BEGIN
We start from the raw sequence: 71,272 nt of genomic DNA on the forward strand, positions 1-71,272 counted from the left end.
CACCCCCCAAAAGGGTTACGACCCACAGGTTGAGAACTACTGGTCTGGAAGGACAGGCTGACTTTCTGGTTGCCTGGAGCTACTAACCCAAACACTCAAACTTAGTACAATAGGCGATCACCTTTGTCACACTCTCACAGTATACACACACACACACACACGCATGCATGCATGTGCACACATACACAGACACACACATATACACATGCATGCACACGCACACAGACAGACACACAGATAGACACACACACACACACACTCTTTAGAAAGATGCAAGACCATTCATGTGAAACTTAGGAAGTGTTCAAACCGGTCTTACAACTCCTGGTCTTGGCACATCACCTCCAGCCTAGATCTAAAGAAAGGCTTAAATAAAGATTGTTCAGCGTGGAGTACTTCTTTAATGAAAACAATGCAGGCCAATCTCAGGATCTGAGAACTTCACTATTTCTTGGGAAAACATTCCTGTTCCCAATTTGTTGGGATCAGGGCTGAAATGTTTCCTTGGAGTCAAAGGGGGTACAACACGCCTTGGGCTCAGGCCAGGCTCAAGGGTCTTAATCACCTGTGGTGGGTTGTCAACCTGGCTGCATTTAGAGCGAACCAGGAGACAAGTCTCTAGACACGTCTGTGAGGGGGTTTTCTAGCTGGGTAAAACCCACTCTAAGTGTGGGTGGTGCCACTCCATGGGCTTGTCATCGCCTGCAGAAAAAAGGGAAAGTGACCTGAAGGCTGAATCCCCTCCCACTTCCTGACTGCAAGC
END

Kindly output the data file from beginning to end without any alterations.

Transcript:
We start from the raw sequence: 71,272 nt of genomic DNA on the forward strand, positions 1-71,272 counted from the left end.
CACCCCCCAAAAGGGTTACGACCCACAGGTTGAGAACTACTGGTCTGGAAGGACAGGCTGACTTTCTGGTTGCCTGGAGCTACTAACCCAAACACTCAAACTTAGTACAATAGGCGATCACCTTTGTCACACTCTCACAGTATACACACACACACACACACGCATGCATGCATGTGCACACATACACAGACACACACATATACACATGCATGCACACGCACACAGACAGACACACAGATAGACACACACACACACACACTCTTTAGAAAGATGCAAGACCATTCATGTGAAACTTAGGAAGTGTTCAAACCGGTCTTACAACTCCTGGTCTTGGCACATCACCTCCAGCCTAGATCTAAAGAAAGGCTTAAATAAAGATTGTTCAGCGTGGAGTACTTCTTTAATGAAAACAATGCAGGCCAATCTCAGGATCTGAGAACTTCACTATTTCTTGGGAAAACATTCCTGTTCCCAATTTGTTGGGATCAGGGCTGAAATGTTTCCTTGGAGTCAAAGGGGGTACAACACGCCTTGGGCTCAGGCCAGGCTCAAGGGTCTTAATCACCTGTGGTGGGTTGTCAACCTGGCTGCATTTAGAGCGAACCAGGAGACAAGTCTCTAGACACGTCTGTGAGGGGGTTTTCTAGCTGGGTAAAACCCACTCTAAGTGTGGGTGGTGCCACTCCATGGGCTTGTCATCGCCTGCAGAAAAAAGGGAAAGTGACCTGAAGGCTGAATCCCCTCCCACTTCCTGACTGCAAGC